The surprising backlash to Apple's iPad tablet computer

by | Jan 28, 2010 09:58 AM ET

There has been a surprising amount of backlash to Apple's iPad tablet computer. The main things that people are complaining about include:

1) Crippled operating system. People were hoping for a real operating system that would be able to run (and multi-task) real applications on a real processor.

1a) Weak processor compared to a netbook.

1b) Limited application selection. "iPhone Apps" are not real applications.

1c) No ability to run Flash content on the web

2) Small screen. Given that 800x480 is now standard on Android phones, 1,024x768 seems measly in a 9.7-inch screen. 1,280x1,024 would have been preferred. Many netbooks now have 1,378x768 screens.

2a) No 16:9 screen. If you are making a device to play movies, why not make it 16:9 ? (1,378x768 screens are 16:9) (The JooJoo is 1,378x768)

3) No ports. No way to plug in a USB device, an extra memory card, an HDMI cable, etc.

4) Poor button placement. It could have been thumb-activated if moved.

5) Expensive books in the bookstore.

6) No pen input or character recognition. One thing a student might do with a tablet is take notes and draw. This seems like a natural market for Apple. Most Microsoft tablet PCs have had this ability for 5 years (and many are pressure-sensitive as well).

7) Poor keyboard experience. Using a "full size keyboard" on the touch screen is problematic because, lacking tactile feedback, you must look at your fingers.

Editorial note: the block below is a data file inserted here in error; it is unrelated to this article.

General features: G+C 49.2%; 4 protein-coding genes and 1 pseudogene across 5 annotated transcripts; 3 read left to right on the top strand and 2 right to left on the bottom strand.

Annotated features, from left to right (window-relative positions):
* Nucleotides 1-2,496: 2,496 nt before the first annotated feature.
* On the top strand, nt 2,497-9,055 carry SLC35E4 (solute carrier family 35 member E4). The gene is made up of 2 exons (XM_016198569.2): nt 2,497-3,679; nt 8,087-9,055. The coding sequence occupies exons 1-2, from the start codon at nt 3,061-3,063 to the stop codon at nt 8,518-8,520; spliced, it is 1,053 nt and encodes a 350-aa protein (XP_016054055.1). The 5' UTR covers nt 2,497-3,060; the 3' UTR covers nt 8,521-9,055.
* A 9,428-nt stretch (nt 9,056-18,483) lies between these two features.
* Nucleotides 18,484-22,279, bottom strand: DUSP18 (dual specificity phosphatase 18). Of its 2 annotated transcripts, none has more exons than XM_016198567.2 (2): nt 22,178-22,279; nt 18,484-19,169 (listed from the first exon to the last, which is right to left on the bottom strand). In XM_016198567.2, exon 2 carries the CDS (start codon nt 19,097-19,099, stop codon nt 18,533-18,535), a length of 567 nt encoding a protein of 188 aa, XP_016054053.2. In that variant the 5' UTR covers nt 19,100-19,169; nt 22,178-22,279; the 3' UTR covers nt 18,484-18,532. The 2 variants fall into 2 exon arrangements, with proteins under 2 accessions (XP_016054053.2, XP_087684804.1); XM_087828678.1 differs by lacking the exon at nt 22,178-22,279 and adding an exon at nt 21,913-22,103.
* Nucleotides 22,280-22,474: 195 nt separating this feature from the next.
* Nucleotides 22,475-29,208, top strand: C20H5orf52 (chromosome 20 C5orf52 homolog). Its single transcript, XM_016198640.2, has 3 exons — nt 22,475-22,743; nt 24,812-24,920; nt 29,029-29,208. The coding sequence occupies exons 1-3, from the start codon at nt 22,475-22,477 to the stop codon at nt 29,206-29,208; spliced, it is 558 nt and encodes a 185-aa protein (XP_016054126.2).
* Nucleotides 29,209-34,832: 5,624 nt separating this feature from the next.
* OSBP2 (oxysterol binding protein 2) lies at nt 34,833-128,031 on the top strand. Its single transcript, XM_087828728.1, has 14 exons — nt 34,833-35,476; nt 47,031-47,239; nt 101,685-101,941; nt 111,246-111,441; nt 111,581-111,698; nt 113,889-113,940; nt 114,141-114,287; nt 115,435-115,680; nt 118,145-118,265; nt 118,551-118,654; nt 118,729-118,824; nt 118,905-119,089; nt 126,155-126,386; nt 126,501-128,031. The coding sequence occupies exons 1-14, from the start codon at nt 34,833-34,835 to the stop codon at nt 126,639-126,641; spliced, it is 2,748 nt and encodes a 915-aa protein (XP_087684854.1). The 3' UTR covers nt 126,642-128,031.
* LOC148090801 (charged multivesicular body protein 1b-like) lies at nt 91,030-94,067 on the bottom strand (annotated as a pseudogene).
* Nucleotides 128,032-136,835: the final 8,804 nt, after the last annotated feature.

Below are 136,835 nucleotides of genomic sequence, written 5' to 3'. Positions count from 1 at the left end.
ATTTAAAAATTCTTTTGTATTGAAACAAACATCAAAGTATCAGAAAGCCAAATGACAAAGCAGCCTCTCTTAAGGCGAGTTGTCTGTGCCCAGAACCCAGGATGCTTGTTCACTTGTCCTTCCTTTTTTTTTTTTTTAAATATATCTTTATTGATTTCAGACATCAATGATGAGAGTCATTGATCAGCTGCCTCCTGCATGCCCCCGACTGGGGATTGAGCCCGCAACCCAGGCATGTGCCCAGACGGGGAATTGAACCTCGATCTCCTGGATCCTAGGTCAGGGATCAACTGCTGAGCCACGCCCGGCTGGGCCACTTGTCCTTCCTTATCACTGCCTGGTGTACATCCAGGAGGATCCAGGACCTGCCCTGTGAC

8 ) No camera. It seems like every phone and netbook has a camera.

9) No GPS. See #8.

In short: People are comparing the Apple iPad tablet to a Windows 7 Netbook and asking, "Where's the beef?". The netbook costs less, has a real processor, adequate RAM, a real hard drive with much more capacity than the iPad, and usually the extras like a camera, USB ports and memory slots. This page shows the top 10 netbooks in 2010 and perfectly summarizes the problem:

2010 NetBooks Product Comparisons

Not one of them is over $400, they all have real operating systems and they all have 160GB hard disks. Plus they come with free keyboards.

This cartoon sums it up: Dear Apple, We wanted this...

This, it seems, is where the HP Slate (and the hundreds of similar products that will emerge in the Windows 7 and Android spaces) will be able to compete.

But will it matter? Microsoft has had a tablet operating system for years, and manufacturers have tried pushing Microsoft tablets for years, with no results. People have preferred clamshell devices overwhelmingly. But perhaps the iPhone has completely changed the tablet landscape, and Apple will fill a huge hole in the marketplace with its new iPad device.

See also: The new Apple iPad tablet computer – What do you get?

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